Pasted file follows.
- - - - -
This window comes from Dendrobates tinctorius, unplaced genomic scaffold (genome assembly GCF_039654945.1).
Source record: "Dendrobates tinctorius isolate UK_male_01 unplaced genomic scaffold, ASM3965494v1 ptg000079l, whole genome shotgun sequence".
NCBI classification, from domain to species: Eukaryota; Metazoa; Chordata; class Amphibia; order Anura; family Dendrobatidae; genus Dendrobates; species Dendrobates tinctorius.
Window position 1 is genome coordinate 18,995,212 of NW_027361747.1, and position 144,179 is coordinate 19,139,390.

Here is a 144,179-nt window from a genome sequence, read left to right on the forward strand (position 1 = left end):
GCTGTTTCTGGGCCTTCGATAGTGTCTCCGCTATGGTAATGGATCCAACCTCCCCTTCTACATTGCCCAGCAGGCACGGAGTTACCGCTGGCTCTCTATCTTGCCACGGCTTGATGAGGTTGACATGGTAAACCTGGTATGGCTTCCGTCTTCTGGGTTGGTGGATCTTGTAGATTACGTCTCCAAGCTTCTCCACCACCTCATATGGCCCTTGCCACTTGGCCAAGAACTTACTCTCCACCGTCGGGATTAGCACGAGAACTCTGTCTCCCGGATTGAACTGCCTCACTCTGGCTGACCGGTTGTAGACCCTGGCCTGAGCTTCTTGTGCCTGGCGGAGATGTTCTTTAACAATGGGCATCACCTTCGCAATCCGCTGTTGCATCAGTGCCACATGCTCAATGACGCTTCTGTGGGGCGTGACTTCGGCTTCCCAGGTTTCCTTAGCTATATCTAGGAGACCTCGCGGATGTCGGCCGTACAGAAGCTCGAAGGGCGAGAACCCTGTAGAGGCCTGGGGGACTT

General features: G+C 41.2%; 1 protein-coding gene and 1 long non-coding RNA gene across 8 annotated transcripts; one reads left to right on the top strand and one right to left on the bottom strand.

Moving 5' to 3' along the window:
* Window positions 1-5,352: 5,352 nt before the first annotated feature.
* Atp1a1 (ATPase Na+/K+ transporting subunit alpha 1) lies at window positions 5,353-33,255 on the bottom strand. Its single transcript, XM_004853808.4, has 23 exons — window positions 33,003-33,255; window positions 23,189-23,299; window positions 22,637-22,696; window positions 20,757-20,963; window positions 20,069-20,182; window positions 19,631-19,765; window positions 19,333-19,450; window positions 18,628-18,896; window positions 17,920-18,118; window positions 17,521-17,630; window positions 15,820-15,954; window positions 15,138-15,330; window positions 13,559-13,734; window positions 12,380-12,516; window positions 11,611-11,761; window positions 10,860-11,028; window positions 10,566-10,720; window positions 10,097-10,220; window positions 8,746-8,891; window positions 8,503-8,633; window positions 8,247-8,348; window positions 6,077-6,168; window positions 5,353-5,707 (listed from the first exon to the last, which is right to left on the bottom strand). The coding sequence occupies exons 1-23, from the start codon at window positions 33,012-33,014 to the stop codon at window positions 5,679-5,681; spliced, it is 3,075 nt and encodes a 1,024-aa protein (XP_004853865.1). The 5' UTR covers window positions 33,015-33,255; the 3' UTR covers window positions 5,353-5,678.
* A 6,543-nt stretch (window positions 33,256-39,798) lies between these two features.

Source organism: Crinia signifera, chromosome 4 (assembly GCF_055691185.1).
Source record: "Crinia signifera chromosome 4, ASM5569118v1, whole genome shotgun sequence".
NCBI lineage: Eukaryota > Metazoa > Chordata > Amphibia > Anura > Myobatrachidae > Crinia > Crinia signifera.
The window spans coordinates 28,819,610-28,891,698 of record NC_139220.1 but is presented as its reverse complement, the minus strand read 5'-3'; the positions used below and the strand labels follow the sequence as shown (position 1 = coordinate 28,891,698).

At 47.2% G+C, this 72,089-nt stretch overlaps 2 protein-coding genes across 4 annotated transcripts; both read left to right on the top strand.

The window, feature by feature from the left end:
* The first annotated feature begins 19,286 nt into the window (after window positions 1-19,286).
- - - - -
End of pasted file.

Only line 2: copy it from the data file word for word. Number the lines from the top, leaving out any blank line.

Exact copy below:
Source record: "Dendrobates tinctorius isolate UK_male_01 unplaced genomic scaffold, ASM3965494v1 ptg000079l, whole genome shotgun sequence".